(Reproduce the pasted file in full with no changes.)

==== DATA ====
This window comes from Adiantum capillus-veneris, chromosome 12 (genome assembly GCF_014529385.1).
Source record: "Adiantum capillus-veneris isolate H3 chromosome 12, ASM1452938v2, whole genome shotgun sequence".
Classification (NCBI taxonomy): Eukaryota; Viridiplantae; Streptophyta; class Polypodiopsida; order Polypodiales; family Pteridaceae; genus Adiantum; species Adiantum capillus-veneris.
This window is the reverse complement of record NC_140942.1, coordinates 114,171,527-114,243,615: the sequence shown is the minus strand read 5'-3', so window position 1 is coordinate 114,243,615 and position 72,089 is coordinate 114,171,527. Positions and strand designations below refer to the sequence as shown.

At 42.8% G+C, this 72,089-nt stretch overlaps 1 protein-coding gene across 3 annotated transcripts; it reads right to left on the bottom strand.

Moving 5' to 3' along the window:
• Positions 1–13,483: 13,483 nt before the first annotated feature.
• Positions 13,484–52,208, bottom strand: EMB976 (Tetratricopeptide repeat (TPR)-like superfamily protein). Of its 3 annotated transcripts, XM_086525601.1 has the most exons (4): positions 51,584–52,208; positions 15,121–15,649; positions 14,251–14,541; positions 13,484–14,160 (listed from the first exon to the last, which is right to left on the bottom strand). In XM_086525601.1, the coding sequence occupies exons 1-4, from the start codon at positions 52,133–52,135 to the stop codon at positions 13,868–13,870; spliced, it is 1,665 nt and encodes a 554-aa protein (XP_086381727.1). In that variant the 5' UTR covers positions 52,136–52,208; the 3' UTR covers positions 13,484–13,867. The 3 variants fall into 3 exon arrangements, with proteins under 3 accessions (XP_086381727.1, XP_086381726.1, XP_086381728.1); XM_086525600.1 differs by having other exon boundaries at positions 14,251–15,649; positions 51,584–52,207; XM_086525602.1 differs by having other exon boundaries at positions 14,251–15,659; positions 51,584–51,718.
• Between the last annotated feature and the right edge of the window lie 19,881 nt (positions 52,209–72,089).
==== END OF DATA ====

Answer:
This window comes from Adiantum capillus-veneris, chromosome 12 (genome assembly GCF_014529385.1).
Source record: "Adiantum capillus-veneris isolate H3 chromosome 12, ASM1452938v2, whole genome shotgun sequence".
Classification (NCBI taxonomy): Eukaryota; Viridiplantae; Streptophyta; class Polypodiopsida; order Polypodiales; family Pteridaceae; genus Adiantum; species Adiantum capillus-veneris.
This window is the reverse complement of record NC_140942.1, coordinates 114,171,527-114,243,615: the sequence shown is the minus strand read 5'-3', so window position 1 is coordinate 114,243,615 and position 72,089 is coordinate 114,171,527. Positions and strand designations below refer to the sequence as shown.

At 42.8% G+C, this 72,089-nt stretch overlaps 1 protein-coding gene across 3 annotated transcripts; it reads right to left on the bottom strand.

Moving 5' to 3' along the window:
• Positions 1–13,483: 13,483 nt before the first annotated feature.
• Positions 13,484–52,208, bottom strand: EMB976 (Tetratricopeptide repeat (TPR)-like superfamily protein). Of its 3 annotated transcripts, XM_086525601.1 has the most exons (4): positions 51,584–52,208; positions 15,121–15,649; positions 14,251–14,541; positions 13,484–14,160 (listed from the first exon to the last, which is right to left on the bottom strand). In XM_086525601.1, the coding sequence occupies exons 1-4, from the start codon at positions 52,133–52,135 to the stop codon at positions 13,868–13,870; spliced, it is 1,665 nt and encodes a 554-aa protein (XP_086381727.1). In that variant the 5' UTR covers positions 52,136–52,208; the 3' UTR covers positions 13,484–13,867. The 3 variants fall into 3 exon arrangements, with proteins under 3 accessions (XP_086381727.1, XP_086381726.1, XP_086381728.1); XM_086525600.1 differs by having other exon boundaries at positions 14,251–15,649; positions 51,584–52,207; XM_086525602.1 differs by having other exon boundaries at positions 14,251–15,659; positions 51,584–51,718.
• Between the last annotated feature and the right edge of the window lie 19,881 nt (positions 52,209–72,089).